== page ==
Nobody loves a latrine
On World Toilet Day and the need to shift the focus away from the environment to where it really belongs: Health
It's easier to joke about uncomfortable topics than to address them directly. Watching "Weekend at Bernie's" or "Six Feet Under" is preferable to most people than having a frank conversation about death. Using scatological words to express frustration or as a punchline is far more common than speaking directly about the value of sanitation. As a result, it's hard for a message like World Toilet Day to break through. The natural defense mechanism against discomfort gets right in the way of the gravity of the matter.
■ Yet still: Out of a global population of 7.8 billion, a full 3.6 billion people live without safe sanitation facilities.
■ Sometimes it helps to reframe a problem to give it proper perspective. If instead of it being a chronic problem for some of the world and almost never a problem for the rest, what if the entire world had sanitation facilities, but they failed to work 46% of the time? Any air traveler knows that you wouldn't want to take even a 10% chance of being stuck next to a malfunctioning lavatory, much less a 46% chance. The very notion would be intolerable.
■ One of the main obstacles to taking the problem seriously, at least in the United States, is that we usually punt the issue of water quality to authorities whose mission falls under the banner of "the environment". Water quality is supervised at the Federal level by the EPA -- the Environmental Protection Agency. And in many states, the regulatory authority for those services is named a Department of Natural Resources (DNR) or a Department of Environmental Quality (DEQ). But the plain fact is that Americans don't really care about the environment. We pay it considerable lip service, but we don't treat it as a priority because it falls into the tragedy of the commons.
■ What we do care about is our health. And the simple proof is to look at virtually any household budget. The amount spent on health (whether for health insurance, doctor's visits, gym memberships, fitness equipment, diet foods, nutritional supplements, or any other related goods and services) is virtually certain to outstrip the amount spent on the environment. This gap is why the safe supply and disposal of water must be addressed as a matter of public health, not the environment, if it is ever to be taken seriously.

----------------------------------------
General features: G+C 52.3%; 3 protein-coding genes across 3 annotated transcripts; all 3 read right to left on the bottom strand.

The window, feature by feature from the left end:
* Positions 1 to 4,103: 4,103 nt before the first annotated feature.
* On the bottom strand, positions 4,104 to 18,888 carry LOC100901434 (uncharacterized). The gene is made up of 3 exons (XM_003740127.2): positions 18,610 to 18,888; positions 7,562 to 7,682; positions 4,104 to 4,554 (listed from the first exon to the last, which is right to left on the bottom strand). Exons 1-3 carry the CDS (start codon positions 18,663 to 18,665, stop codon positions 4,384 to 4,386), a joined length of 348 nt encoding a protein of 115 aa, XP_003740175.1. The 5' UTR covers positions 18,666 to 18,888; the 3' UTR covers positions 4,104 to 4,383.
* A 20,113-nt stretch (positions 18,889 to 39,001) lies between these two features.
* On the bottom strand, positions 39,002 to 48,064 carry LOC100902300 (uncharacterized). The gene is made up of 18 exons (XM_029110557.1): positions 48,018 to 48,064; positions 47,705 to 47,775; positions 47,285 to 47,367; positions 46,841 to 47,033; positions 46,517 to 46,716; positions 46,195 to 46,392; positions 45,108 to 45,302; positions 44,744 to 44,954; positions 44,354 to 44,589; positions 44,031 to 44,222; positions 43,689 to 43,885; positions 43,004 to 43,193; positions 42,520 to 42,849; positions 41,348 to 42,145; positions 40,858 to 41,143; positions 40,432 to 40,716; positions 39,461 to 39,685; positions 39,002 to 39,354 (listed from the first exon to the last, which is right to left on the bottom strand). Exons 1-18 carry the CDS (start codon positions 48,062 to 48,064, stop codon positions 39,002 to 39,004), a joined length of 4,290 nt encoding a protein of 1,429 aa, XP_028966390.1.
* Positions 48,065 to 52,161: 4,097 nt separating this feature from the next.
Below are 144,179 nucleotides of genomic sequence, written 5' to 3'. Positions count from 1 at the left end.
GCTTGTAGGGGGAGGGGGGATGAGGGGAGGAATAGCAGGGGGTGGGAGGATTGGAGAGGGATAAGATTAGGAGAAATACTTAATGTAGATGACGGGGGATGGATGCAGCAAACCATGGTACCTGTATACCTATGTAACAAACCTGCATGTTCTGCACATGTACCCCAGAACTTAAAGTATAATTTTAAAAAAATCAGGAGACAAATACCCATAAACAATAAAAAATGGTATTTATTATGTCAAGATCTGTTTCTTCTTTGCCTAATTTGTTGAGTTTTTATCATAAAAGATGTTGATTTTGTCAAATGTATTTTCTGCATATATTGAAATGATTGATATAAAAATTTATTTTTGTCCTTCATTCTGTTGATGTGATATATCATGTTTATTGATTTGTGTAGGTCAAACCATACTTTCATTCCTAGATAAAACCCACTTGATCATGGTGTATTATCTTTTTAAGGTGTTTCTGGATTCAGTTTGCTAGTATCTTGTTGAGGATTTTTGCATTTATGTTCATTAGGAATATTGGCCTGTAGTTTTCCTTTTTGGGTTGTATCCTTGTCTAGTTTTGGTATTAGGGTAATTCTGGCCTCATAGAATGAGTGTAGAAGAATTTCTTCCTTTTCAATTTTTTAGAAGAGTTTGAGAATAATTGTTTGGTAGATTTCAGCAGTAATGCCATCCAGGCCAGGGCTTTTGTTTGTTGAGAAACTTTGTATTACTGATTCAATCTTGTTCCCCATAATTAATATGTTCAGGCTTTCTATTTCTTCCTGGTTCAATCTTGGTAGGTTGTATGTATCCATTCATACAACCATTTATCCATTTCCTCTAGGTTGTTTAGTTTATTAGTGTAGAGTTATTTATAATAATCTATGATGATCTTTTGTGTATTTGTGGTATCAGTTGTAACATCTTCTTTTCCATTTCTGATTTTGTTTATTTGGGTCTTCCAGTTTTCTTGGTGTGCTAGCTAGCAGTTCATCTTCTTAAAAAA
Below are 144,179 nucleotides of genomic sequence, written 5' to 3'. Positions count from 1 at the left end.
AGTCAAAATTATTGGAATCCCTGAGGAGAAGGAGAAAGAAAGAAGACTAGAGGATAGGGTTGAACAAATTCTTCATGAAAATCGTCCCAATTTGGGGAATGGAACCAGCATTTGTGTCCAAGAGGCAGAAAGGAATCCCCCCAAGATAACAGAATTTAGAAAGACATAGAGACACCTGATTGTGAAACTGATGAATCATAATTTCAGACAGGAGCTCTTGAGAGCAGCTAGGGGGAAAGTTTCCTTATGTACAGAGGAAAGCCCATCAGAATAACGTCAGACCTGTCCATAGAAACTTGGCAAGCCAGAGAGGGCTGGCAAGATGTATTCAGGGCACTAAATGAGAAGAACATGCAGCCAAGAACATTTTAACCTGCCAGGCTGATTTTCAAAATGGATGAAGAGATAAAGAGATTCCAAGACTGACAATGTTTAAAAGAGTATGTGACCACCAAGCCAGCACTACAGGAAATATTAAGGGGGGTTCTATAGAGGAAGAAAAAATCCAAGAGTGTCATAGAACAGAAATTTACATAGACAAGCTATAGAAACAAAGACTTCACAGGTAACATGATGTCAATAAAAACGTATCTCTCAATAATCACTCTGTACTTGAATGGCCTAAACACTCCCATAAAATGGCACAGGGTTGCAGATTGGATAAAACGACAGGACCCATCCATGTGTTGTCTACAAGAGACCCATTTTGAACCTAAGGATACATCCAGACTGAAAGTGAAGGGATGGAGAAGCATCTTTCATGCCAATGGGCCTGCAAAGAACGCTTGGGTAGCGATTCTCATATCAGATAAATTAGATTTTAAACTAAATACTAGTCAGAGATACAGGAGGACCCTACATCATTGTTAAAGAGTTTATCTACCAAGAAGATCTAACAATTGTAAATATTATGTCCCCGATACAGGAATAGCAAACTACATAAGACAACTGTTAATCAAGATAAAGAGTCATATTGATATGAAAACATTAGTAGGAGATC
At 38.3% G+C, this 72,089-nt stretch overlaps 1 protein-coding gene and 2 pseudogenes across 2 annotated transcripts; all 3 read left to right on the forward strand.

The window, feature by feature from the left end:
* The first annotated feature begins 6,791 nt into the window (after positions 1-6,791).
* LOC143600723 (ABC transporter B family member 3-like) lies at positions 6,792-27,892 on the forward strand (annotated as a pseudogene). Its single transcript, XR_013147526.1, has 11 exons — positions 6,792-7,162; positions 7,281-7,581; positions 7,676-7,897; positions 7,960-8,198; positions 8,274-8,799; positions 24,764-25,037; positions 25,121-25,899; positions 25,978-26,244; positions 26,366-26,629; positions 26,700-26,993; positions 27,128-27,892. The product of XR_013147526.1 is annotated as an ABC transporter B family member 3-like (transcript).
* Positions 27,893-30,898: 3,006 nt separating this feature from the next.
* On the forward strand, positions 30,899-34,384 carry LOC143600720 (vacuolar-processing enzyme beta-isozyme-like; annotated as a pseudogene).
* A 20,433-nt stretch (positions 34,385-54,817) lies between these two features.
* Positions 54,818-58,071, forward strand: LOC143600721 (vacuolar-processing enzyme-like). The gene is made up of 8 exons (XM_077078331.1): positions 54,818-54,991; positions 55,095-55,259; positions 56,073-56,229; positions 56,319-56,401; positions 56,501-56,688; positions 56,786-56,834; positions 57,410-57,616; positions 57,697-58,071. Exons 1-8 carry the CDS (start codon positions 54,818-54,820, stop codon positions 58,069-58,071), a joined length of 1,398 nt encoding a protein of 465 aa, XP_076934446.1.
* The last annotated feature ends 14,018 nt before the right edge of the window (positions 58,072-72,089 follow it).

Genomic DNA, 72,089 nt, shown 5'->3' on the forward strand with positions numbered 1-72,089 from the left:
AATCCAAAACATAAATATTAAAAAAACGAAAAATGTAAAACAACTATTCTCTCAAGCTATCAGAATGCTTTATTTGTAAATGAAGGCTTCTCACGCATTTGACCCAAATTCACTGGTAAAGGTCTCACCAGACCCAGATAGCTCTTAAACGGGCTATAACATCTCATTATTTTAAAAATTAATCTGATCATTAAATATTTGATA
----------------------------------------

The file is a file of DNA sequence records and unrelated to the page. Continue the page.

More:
■ Rare American encounters with malfunctioning sanitation systems often become the fodder for jokes in late-night monologues and radio morning shows, like the 2013 Carnival Triumph debacle. But well-functioning sanitary systems protect people from dreadful diseases like cholera and dysentery, not to mention making it possible to wash our hands and clean our dishes. The World Health Organization estimates that the death toll is over 800,000 a year from the diseases left behind when waste isn't safely conveyed away.
■ Progress is being made on a global basis, but not very quickly. Surely not as quickly as one might expect for the cause of more than 800,000 deaths per year. The enormous, double-decker Airbus A380 carries as many as 575 passengers. If one of those jumbo jets were crashing every six hours and killing everyone aboard, the world would take action immediately. Yet that same toll is being taken by the world gap in sanitation, and the best we can seem to muster is to label it "World Toilet Day".
■ Safe, reliable sanitation is clearly a poverty-linked problem, but taking it seriously demands that the wealthy countries of the world see it as it is: A matter of health, not of the environment -- and a matter of real consequence, rather than one to avoid with the help of punchlines. Words matter. Awareness of the problem is clearly necessary -- but a health-centered, pro-sanitation mindset is the only path ahead, and that change must begin at home.